August 15, 2015

I Did That?

About a year ago, the EDC ran a training for eCMI table leaders. These individuals would be returning home and attending online PD with their departments throughout the school year. The PD is problem sets provided by EDC, but since these are remote sites, the table leaders would manage the participants and report back to whoever was running the session from Boston. Since I've been a table leader at PCMI (the live, in person, 3 week intensive version of eCMI) they invited me to model for the group. This was a fascinating experience. We spent some time working some problems together and engaging in discussion. They were an easy group to manage. When we finished the demo I was asked to explain what I did - this was shockingly hard to do. I could spout back some tenets of the program (don't give answers, you don't need to know any formulas to solve the problems so don't teach) but had no idea what else to say. People started asking questions and my answers surprised me. Someone from the EDC asked how I dealt with one of the quieter participants. My first reaction was "like everyone else" but that obviously wasn't true. I realized that I'd made a choice to let her work independently. Then at some point I'd made a choice to check in. Then I prompted a conversation with her neighbors who had a different perspective. After sharing that (and a few reasons why plus an anecdote about a particularly independent table member I'd had previously) the participant in question responded. She shared that I'd managed her very well, especially because she does not usually enjoy group work, and she hadn't even noticed what I'd done until I explained it.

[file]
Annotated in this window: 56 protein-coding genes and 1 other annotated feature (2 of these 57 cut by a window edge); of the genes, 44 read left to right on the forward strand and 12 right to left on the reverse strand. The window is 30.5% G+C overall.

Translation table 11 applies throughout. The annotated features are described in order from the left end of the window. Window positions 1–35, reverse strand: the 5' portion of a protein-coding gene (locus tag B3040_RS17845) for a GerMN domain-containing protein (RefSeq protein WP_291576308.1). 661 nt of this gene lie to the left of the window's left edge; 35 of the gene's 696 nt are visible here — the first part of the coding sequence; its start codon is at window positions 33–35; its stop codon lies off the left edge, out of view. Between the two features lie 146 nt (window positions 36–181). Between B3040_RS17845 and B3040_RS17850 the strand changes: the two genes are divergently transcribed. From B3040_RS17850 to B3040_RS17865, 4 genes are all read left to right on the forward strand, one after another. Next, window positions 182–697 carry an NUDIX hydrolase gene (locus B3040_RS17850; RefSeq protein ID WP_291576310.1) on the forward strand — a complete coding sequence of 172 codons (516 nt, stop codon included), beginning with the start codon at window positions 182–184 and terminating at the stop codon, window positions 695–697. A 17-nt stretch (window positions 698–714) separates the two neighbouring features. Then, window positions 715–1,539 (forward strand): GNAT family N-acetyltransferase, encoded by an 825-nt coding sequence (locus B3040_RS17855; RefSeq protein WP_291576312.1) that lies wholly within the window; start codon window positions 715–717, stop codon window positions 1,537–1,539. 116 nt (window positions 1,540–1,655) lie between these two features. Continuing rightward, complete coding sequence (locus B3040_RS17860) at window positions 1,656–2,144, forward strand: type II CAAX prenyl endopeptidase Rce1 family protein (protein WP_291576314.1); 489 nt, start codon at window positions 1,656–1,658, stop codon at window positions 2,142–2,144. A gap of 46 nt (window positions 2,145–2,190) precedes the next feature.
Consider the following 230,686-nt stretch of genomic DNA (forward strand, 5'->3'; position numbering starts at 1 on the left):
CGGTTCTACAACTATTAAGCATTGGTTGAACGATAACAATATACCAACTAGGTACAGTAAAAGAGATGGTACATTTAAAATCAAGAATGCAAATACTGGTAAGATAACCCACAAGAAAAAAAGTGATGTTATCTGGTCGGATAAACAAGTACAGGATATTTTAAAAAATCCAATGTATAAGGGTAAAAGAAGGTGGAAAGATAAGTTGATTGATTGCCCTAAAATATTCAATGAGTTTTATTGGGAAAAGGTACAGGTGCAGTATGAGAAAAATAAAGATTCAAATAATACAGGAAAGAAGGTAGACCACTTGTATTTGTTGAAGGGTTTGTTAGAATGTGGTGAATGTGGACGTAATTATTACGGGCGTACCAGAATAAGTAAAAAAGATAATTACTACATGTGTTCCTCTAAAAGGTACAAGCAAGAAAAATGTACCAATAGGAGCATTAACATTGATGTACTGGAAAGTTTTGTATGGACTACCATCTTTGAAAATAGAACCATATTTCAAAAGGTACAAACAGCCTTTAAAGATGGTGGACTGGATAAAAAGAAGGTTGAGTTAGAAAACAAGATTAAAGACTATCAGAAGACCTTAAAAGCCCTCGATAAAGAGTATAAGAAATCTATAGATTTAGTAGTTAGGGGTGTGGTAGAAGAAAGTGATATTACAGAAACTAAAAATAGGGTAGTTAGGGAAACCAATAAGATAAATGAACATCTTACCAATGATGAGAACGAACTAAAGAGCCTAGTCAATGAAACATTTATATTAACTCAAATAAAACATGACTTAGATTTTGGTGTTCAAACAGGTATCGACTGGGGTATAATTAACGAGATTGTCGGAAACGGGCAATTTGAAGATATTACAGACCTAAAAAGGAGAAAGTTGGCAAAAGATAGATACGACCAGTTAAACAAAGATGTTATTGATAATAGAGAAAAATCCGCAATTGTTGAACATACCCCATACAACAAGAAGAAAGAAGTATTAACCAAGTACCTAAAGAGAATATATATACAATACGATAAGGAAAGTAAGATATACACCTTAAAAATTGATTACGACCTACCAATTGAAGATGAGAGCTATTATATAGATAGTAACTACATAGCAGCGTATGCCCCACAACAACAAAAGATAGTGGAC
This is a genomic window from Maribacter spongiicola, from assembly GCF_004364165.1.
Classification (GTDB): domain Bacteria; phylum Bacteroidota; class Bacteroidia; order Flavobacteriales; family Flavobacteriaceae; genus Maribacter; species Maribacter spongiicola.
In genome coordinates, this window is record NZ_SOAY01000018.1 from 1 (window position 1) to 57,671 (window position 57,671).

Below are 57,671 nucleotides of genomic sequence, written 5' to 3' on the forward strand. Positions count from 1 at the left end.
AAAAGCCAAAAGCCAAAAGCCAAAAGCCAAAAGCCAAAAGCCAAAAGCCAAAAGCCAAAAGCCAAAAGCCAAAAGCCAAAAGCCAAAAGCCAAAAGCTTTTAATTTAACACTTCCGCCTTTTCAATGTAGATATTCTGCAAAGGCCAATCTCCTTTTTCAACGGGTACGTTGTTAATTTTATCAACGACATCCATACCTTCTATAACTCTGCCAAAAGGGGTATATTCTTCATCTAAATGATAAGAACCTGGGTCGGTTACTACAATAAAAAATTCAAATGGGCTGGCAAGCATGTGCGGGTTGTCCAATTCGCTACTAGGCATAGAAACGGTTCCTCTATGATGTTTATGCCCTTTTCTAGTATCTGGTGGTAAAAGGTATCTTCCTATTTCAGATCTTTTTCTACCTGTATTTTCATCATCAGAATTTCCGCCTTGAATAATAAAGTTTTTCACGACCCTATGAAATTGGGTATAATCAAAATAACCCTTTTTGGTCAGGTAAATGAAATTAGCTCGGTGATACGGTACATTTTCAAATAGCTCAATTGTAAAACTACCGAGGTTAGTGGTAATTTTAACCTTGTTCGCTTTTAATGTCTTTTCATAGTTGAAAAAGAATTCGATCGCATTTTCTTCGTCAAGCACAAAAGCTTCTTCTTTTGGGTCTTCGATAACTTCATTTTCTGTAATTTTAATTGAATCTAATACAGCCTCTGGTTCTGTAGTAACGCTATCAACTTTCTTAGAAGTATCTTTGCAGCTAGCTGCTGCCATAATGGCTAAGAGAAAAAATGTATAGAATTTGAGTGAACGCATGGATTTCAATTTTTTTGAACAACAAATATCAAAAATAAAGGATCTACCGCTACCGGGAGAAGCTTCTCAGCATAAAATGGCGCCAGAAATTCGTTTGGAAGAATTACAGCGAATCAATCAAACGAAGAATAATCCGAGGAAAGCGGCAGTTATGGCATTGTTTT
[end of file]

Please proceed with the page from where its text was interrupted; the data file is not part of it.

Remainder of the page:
It was this interaction in particular that struck me, and that continues to strike me (I've discussed this day with several people this summer so apparently it's really stuck with me). When teacher as facilitator works, it seems effortless for both the student and the teacher. Neither of us noticed that we were doing a particularly good job working together until someone else asked. (It might've been Bowen who facilitated this realization.) I've heard the claim that the only people who make more decisions per minute than teachers are air traffic controllers, but I've never considered how many of those decisions are subconscious. Or maybe more accurately, conscious but not noteworthy? Reflecting back on twenty minutes of teaching, I couldn't identify my best teacher moves. I can sometimes identify my worst ones, those moments where the class or the interaction is suddenly derailed. But most days I attribute successful classes to a good lesson plan, or students having a particularly good day. I never celebrate something I did during the time I was teaching. Do we even have the language to describe such things?

I am curious how I can have more of these realizations. How can I reflect on this aspect of my teaching? And I'm also concerned. If I never consciously think about where I give my attention, how can I eliminate bias in my teaching? Short of demanding Bowen observe my classes and ask insightful questions, what can I do?

Two possibilities come to mind:

  • Someone makes a list of things to be aware of, I pick one to focus on for the day or for the week. This could make an awesome blogging series if others joined in.
  • I record video and convince people to ask me questions. I don't think I can post it publicly though. And how would I know which chunk to share so that there's something interesting? Maybe that's exactly the point - I choose the most boring ten minutes I can and then others convince me I was still doing something worthwhile (or should've been).
This whole thing has me curious about teacher prep. Is this why people say that teacher prep is useless and you either can teach or you can't? It takes a trained eye to recognize key decisions, how do we train more eyes?

1 comment:

  1. If you looked at a recording of yourself, I bet you'd see some of this. But maybe others would see more. I love being observed by other teachers for just that reason. Looking forward to the discussions this raises.